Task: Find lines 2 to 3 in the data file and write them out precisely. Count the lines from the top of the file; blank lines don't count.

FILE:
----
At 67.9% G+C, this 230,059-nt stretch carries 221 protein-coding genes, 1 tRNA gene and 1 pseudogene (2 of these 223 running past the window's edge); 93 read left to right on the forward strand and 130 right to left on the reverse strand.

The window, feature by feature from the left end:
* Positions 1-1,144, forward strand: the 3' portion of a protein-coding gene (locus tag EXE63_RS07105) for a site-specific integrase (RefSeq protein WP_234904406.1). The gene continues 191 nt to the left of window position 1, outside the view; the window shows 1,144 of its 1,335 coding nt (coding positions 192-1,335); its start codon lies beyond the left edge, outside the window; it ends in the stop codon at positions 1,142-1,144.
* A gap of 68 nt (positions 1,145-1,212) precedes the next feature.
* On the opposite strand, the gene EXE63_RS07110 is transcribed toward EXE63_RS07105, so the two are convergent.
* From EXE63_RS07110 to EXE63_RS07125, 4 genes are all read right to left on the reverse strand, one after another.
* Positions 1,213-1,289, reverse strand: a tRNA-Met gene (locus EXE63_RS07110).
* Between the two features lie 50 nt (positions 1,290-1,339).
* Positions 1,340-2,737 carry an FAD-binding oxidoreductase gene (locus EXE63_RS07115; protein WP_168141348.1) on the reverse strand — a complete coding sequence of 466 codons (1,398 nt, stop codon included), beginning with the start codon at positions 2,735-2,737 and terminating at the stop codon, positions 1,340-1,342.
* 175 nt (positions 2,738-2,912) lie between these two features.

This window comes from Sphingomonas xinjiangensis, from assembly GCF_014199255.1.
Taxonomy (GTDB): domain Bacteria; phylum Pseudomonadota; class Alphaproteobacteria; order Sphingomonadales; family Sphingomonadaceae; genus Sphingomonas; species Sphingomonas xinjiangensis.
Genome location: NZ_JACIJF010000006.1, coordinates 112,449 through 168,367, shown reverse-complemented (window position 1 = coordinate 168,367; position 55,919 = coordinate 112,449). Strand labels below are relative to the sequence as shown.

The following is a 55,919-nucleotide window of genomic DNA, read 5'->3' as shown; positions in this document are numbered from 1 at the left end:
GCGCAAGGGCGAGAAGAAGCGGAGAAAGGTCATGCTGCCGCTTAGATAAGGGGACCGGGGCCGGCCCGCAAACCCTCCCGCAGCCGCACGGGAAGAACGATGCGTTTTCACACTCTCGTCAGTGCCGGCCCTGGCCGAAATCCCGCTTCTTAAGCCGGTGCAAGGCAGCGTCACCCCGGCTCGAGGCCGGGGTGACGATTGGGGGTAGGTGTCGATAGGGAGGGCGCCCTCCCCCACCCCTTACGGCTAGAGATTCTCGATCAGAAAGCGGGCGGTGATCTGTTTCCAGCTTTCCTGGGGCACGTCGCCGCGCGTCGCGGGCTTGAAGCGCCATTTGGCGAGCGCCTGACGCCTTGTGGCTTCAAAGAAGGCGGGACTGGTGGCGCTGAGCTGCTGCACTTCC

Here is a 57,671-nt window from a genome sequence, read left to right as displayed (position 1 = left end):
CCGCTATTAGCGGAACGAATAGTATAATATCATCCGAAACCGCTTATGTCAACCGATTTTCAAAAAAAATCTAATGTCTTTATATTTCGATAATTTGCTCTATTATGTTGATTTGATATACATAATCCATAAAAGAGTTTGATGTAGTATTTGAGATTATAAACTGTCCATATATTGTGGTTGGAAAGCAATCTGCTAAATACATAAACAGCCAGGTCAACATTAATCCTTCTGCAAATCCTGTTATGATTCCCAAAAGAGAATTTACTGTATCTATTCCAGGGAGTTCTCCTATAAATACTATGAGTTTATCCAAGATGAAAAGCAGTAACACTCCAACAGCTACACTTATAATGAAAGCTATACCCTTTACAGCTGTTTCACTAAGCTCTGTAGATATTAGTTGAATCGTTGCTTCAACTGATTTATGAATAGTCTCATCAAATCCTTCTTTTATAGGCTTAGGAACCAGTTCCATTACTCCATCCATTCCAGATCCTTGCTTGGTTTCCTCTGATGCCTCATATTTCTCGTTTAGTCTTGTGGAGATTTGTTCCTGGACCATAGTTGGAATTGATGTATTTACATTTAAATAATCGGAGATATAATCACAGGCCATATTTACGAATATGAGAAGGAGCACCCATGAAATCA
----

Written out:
The window, feature by feature from the left end:
* Positions 1-1,144, forward strand: the 3' portion of a protein-coding gene (locus tag EXE63_RS07105) for a site-specific integrase (RefSeq protein WP_234904406.1). The gene continues 191 nt to the left of window position 1, outside the view; the window shows 1,144 of its 1,335 coding nt (coding positions 192-1,335); its start codon lies beyond the left edge, outside the window; it ends in the stop codon at positions 1,142-1,144.